Quieting the Beat

Just a bit of housekeeping before I get started today.

Dear Spammers:

If you want to try to sneak through my spam filters by hiring people to actually write comments instead of using automated ones, fine. More power to you. However, I’d highly recommend you advise them not to write negative things about the blog. While I always welcome critiques of my work, being negative just for the sake of being negative with an obviously spammy identity will not get you moderated on to the blog comments.

Thank you for your cooperation and supporting my blog. Keep trying!

Hugs and Kisses,

Me.

Phew. I feel so much better.

I have a raging headache today. It’s better now (thank you, Starbucks), but I find it makes it harder for me to write. My brain gets foggy and while I enjoy a good bass beat, I’m not particularly a fan when it’s in my head. It reminds me of college after a Saturday night. Yet, somehow I managed to get up and study. Mostly. My grades wouldn’t necessarily reflect that, but I did graduate.

Given the MC of the WIP is a borderline alcoholic (that’s a thing, right?), with a sour temperament (I know that’s a thing.) you’d think this would be super helpful. No stretching myself to imagine (or remember) what the morning after a bender feels like, no digging deep for metaphors and descriptions. Just sit down and describe me in the present.

Probably not happening.

There’s been a bunch of quotes floating around on the web lately (probably not lately, I just seem to be finding them lately) about writing. They’re all about sitting in the chair and writing, not waiting for the muse, do it every day, set a goal, and so on. These are lovely platitudes. They are realistic and make sense (and come from successful folks who know what they’re talking about).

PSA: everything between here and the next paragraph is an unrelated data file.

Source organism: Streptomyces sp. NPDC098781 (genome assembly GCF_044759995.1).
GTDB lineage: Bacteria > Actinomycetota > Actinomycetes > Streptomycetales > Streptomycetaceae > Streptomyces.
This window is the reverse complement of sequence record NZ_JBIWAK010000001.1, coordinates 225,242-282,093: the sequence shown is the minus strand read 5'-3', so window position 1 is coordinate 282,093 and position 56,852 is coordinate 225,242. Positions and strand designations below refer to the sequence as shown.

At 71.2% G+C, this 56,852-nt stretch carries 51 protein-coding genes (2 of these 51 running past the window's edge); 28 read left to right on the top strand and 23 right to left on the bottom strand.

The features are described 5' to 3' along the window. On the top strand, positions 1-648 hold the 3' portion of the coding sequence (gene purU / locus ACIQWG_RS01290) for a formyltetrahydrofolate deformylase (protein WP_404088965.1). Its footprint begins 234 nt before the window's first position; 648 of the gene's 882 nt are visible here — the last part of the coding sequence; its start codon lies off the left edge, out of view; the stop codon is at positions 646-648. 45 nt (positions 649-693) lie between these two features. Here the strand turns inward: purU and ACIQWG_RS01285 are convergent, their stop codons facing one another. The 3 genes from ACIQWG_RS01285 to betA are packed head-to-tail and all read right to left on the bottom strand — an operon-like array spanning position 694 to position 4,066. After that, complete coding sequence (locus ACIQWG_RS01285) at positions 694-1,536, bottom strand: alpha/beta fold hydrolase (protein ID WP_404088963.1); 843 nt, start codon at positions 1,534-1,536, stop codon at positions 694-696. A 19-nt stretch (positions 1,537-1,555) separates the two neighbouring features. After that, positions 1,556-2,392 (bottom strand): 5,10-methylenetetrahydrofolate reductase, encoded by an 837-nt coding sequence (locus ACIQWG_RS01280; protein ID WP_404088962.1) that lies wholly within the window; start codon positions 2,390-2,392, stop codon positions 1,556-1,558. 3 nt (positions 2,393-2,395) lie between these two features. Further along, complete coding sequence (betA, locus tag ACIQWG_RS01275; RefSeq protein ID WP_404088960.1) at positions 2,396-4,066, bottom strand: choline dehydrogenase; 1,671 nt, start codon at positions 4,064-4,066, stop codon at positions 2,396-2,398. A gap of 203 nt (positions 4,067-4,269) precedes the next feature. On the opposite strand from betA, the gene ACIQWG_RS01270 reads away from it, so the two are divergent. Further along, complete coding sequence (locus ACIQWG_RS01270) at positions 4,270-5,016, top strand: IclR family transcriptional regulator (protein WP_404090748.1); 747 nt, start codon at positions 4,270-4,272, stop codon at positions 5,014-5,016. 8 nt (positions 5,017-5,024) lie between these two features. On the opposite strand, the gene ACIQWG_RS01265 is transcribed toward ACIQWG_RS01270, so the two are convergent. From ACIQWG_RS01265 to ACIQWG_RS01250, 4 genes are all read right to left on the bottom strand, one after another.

But none of these platitudes mention what happens when you put your butt in the chair and nothing happens. Absolutely nothing comes. I don’t know why it doesn’t come and it doesn’t really matter. But you can’t find the words. Maybe you get something going, maybe you’re able to put words on the page, but every single one of them suck. They do nothing to advance your story line, enhance your plot or improve your character. They are, literally, words on a page.

Then you get frustrated and stop, or feel like your wasting your time. Or worse, you go away from those words, come back later and realize how utterly crappy they are. Then you feel like you wasted all that time and effort. And for what? To pitch it all out. Or is that just me?

No one talks about that as much. Everyone has experienced this to some extent. But it’s always chalked up to an “Oh, well,” kind of moment. A learning experience. But I hate going in the wrong direction. If that’s the direction, I’d rather not go, I guess.

I don’t mind rewriting (well, I do, but that’s different here), and I don’t mind going in a new direction, away from my outline if it fits, but I don’t want to waste my time on nothing. Just putting words on a page doesn’t seem to help. Putting the right words on the page. That’s what I’d like to do every single time.

Maybe not today though. All I can muster is thump, thump, thump. Hopefully, I can do something with that.

 

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